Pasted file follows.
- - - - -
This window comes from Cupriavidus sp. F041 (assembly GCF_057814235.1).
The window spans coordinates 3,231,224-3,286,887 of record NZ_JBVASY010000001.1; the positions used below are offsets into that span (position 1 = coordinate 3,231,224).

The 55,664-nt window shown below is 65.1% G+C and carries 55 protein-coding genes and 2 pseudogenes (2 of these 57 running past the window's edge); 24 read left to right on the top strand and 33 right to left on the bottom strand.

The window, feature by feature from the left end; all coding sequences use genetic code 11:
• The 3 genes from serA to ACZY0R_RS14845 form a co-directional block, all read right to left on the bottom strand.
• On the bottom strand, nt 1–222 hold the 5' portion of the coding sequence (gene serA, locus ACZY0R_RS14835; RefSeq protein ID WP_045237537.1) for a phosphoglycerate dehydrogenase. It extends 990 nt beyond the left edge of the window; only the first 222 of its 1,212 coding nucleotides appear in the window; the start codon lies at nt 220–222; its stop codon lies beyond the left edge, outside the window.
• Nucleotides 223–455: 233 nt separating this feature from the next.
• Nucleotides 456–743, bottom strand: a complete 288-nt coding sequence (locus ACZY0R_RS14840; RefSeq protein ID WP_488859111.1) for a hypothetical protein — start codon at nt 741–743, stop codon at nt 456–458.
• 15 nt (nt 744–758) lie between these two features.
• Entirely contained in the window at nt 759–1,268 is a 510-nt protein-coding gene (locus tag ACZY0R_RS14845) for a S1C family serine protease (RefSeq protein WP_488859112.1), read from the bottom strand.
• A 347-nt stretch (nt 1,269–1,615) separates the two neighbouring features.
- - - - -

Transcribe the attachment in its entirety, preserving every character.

This window comes from Cupriavidus sp. F041 (assembly GCF_057814235.1).
The window spans coordinates 3,231,224-3,286,887 of record NZ_JBVASY010000001.1; the positions used below are offsets into that span (position 1 = coordinate 3,231,224).

The 55,664-nt window shown below is 65.1% G+C and carries 55 protein-coding genes and 2 pseudogenes (2 of these 57 running past the window's edge); 24 read left to right on the top strand and 33 right to left on the bottom strand.

The window, feature by feature from the left end; all coding sequences use genetic code 11:
• The 3 genes from serA to ACZY0R_RS14845 form a co-directional block, all read right to left on the bottom strand.
• On the bottom strand, nt 1–222 hold the 5' portion of the coding sequence (gene serA, locus ACZY0R_RS14835; RefSeq protein ID WP_045237537.1) for a phosphoglycerate dehydrogenase. It extends 990 nt beyond the left edge of the window; only the first 222 of its 1,212 coding nucleotides appear in the window; the start codon lies at nt 220–222; its stop codon lies beyond the left edge, outside the window.
• Nucleotides 223–455: 233 nt separating this feature from the next.
• Nucleotides 456–743, bottom strand: a complete 288-nt coding sequence (locus ACZY0R_RS14840; RefSeq protein ID WP_488859111.1) for a hypothetical protein — start codon at nt 741–743, stop codon at nt 456–458.
• 15 nt (nt 744–758) lie between these two features.
• Entirely contained in the window at nt 759–1,268 is a 510-nt protein-coding gene (locus tag ACZY0R_RS14845) for a S1C family serine protease (RefSeq protein WP_488859112.1), read from the bottom strand.
• A 347-nt stretch (nt 1,269–1,615) separates the two neighbouring features.